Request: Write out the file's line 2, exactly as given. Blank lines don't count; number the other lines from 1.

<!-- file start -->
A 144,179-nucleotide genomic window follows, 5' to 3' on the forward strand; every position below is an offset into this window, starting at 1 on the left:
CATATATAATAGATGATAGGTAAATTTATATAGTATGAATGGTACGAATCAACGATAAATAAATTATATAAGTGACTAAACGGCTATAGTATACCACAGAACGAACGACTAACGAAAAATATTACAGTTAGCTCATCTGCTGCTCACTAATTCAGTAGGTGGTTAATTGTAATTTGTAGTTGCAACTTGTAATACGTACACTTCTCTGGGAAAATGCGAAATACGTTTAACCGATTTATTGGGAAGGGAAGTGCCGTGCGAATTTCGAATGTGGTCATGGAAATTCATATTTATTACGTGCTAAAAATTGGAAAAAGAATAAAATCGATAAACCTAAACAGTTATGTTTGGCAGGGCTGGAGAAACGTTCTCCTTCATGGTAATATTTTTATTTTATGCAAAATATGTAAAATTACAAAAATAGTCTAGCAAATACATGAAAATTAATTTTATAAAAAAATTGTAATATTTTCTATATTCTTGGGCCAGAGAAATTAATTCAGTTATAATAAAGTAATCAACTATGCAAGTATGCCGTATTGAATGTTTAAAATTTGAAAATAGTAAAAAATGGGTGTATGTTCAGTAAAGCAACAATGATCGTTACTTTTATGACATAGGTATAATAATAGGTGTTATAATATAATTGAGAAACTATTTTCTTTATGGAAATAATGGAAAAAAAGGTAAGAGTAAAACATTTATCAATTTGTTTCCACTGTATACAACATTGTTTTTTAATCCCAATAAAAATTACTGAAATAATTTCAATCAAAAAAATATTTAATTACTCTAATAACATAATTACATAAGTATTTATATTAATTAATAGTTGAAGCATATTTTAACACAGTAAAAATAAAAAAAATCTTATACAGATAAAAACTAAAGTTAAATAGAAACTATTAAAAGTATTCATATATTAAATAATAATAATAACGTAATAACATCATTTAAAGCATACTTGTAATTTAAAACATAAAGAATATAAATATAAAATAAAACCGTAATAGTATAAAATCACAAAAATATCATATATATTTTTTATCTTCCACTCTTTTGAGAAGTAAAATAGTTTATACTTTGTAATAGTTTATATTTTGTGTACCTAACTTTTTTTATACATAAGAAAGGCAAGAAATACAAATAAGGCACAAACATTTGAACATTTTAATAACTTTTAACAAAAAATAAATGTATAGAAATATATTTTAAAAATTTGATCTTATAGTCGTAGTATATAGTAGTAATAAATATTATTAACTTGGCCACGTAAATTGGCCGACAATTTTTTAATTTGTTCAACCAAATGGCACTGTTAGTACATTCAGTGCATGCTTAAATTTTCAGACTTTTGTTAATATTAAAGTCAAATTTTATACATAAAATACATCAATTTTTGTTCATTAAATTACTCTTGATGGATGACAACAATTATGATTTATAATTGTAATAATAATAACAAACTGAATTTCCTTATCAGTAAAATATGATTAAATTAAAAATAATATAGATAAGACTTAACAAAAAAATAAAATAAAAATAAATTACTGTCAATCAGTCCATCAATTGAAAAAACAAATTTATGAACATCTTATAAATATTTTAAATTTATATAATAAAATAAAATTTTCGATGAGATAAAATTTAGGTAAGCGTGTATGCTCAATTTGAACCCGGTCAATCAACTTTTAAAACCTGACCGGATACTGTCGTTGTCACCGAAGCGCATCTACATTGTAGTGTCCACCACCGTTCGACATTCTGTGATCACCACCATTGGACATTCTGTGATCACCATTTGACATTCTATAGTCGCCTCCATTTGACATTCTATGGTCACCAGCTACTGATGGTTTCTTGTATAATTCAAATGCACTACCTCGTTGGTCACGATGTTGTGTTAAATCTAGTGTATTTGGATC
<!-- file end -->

CATATATAATAGATGATAGGTAAATTTATATAGTATGAATGGTACGAATCAACGATAAATAAATTATATAAGTGACTAAACGGCTATAGTATACCACAGAACGAACGACTAACGAAAAATATTACAGTTAGCTCATCTGCTGCTCACTAATTCAGTAGGTGGTTAATTGTAATTTGTAGTTGCAACTTGTAATACGTACACTTCTCTGGGAAAATGCGAAATACGTTTAACCGATTTATTGGGAAGGGAAGTGCCGTGCGAATTTCGAATGTGGTCATGGAAATTCATATTTATTACGTGCTAAAAATTGGAAAAAGAATAAAATCGATAAACCTAAACAGTTATGTTTGGCAGGGCTGGAGAAACGTTCTCCTTCATGGTAATATTTTTATTTTATGCAAAATATGTAAAATTACAAAAATAGTCTAGCAAATACATGAAAATTAATTTTATAAAAAAATTGTAATATTTTCTATATTCTTGGGCCAGAGAAATTAATTCAGTTATAATAAAGTAATCAACTATGCAAGTATGCCGTATTGAATGTTTAAAATTTGAAAATAGTAAAAAATGGGTGTATGTTCAGTAAAGCAACAATGATCGTTACTTTTATGACATAGGTATAATAATAGGTGTTATAATATAATTGAGAAACTATTTTCTTTATGGAAATAATGGAAAAAAAGGTAAGAGTAAAACATTTATCAATTTGTTTCCACTGTATACAACATTGTTTTTTAATCCCAATAAAAATTACTGAAATAATTTCAATCAAAAAAATATTTAATTACTCTAATAACATAATTACATAAGTATTTATATTAATTAATAGTTGAAGCATATTTTAACACAGTAAAAATAAAAAAAATCTTATACAGATAAAAACTAAAGTTAAATAGAAACTATTAAAAGTATTCATATATTAAATAATAATAATAACGTAATAACATCATTTAAAGCATACTTGTAATTTAAAACATAAAGAATATAAATATAAAATAAAACCGTAATAGTATAAAATCACAAAAATATCATATATATTTTTTATCTTCCACTCTTTTGAGAAGTAAAATAGTTTATACTTTGTAATAGTTTATATTTTGTGTACCTAACTTTTTTTATACATAAGAAAGGCAAGAAATACAAATAAGGCACAAACATTTGAACATTTTAATAACTTTTAACAAAAAATAAATGTATAGAAATATATTTTAAAAATTTGATCTTATAGTCGTAGTATATAGTAGTAATAAATATTATTAACTTGGCCACGTAAATTGGCCGACAATTTTTTAATTTGTTCAACCAAATGGCACTGTTAGTACATTCAGTGCATGCTTAAATTTTCAGACTTTTGTTAATATTAAAGTCAAATTTTATACATAAAATACATCAATTTTTGTTCATTAAATTACTCTTGATGGATGACAACAATTATGATTTATAATTGTAATAATAATAACAAACTGAATTTCCTTATCAGTAAAATATGATTAAATTAAAAATAATATAGATAAGACTTAACAAAAAAATAAAATAAAAATAAATTACTGTCAATCAGTCCATCAATTGAAAAAACAAATTTATGAACATCTTATAAATATTTTAAATTTATATAATAAAATAAAATTTTCGATGAGATAAAATTTAGGTAAGCGTGTATGCTCAATTTGAACCCGGTCAATCAACTTTTAAAACCTGACCGGATACTGTCGTTGTCACCGAAGCGCATCTACATTGTAGTGTCCACCACCGTTCGACATTCTGTGATCACCACCATTGGACATTCTGTGATCACCATTTGACATTCTATAGTCGCCTCCATTTGACATTCTATGGTCACCAGCTACTGATGGTTTCTTGTATAATTCAAATGCACTACCTCGTTGGTCACGATGTTGTGTTAAATCTAGTGTATTTGGATC